The National Housing Trust Fund: A Resource to Help Create Permanent Supportive Housing

Thursday, April 16th, 2015

Lets call a spade a spade: the lack of affordable rental housing in this country is huge problem for Americans. Here at M&L, we see this lack of housing represented in the number of individuals with disabilities on wait lists for housing, or living at home with parents, or in institutions. At best, this special needs housing crisis means that our family members with disabilities cannot access the housing and/or programs necessary for supported, integrated, community-based living as outlined by Olmstead. At worst, it means that individuals with disabilities who come from ELI (extremely low income) households are segregated in hospitals, institutions, or are homeless.

A new report, written and released by the Technical Assistance Collaborative (TAC), focuses on the challenges facing ELI households, specifically individuals from these households who are in need of supports. This report, titled Creating New Integrated Permanent Supportive Housing Opportunities for ELI Households, identifies a number of innovations in policy designed to target these groups (ELI households, and those with significant long term disabilities.) Specifically, the TAC identifies the Permanent Supportive Housing (PSH) approach, “a highly cost-effective best practice housing policy that combines ELI housing with voluntary, community-based support services.[i]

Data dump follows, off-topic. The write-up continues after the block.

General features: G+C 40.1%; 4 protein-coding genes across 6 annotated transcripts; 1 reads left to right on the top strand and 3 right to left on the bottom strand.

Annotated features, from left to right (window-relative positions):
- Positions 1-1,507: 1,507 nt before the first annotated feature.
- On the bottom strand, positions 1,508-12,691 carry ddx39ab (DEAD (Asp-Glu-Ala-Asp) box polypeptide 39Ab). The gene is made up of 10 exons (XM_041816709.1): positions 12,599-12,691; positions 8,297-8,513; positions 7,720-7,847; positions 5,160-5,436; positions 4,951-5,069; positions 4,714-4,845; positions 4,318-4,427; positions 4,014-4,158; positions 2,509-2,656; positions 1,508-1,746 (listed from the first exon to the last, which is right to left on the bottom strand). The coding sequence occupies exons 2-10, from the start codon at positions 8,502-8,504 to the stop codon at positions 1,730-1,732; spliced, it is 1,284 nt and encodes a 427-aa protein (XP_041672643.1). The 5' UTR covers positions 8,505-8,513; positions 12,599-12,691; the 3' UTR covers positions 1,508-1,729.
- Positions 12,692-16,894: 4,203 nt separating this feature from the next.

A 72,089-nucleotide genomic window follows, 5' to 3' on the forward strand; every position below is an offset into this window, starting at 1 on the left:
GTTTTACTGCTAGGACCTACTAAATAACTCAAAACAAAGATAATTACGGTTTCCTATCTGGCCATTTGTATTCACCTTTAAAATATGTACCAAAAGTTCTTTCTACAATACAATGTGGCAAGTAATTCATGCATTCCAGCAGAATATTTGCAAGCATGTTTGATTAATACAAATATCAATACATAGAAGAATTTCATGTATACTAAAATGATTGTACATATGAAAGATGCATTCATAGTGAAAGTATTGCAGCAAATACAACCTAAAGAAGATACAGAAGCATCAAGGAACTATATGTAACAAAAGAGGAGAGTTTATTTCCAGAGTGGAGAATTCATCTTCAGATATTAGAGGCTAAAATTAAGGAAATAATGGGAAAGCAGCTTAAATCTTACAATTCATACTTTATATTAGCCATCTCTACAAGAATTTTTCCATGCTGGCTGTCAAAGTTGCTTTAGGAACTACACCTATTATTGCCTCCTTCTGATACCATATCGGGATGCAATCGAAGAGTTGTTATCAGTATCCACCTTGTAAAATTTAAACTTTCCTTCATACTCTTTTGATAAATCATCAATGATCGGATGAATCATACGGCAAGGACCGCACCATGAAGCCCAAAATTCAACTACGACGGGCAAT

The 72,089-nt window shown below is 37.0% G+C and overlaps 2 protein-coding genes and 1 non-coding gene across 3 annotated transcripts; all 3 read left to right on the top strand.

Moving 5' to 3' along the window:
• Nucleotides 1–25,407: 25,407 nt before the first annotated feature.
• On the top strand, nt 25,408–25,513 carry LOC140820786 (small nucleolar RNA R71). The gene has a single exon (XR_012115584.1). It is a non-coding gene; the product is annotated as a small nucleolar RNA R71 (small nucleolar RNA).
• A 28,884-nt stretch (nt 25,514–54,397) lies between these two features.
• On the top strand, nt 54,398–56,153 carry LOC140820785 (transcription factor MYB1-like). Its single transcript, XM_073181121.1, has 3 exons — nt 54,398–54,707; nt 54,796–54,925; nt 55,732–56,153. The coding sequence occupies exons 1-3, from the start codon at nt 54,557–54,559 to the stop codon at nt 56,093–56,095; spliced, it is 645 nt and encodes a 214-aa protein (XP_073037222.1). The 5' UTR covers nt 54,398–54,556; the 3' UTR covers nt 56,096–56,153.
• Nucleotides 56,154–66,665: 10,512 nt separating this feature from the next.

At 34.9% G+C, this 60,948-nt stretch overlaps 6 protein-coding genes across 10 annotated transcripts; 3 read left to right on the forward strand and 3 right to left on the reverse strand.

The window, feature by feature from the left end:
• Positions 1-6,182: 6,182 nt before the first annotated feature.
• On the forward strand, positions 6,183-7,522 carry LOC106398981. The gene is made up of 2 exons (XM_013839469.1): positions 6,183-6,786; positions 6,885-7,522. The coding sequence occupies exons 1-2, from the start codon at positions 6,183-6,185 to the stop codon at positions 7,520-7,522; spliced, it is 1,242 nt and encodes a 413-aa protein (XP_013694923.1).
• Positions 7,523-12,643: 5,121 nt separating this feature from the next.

Please join us as we take a look at this report, and discuss how the policies outlined within can help the movement towards integrated, community-based housing.

National Housing Trust Fund

Before we go into any detail about the TAC’s report, it is important to first draw attention to the National Housing Trust Fund (HTF). Those of you who are knowledgeable on the HTF may wish to skip this section; for any of you who are new to the topic, or wish to learn more about the HTF, please read on for a brief description of what it is and how it relates to affordable housing.

Quite simply, the HTF is a “permanent federal fund intended to provide grants to States to increase and preserve the supply of housing for extremely low- and very low-income families.[ii]” This fund was authorized by the Housing and Economic Recovery Act of 2008, and will (once capitalized) provide communities with funds to build, preserve, and rehabilitate rental homes that are affordable. The three main features of the HTF include the fact that it will be a permanent and dedicated source of funding, is targeted towards rental housing, and is targeted towards ELI households.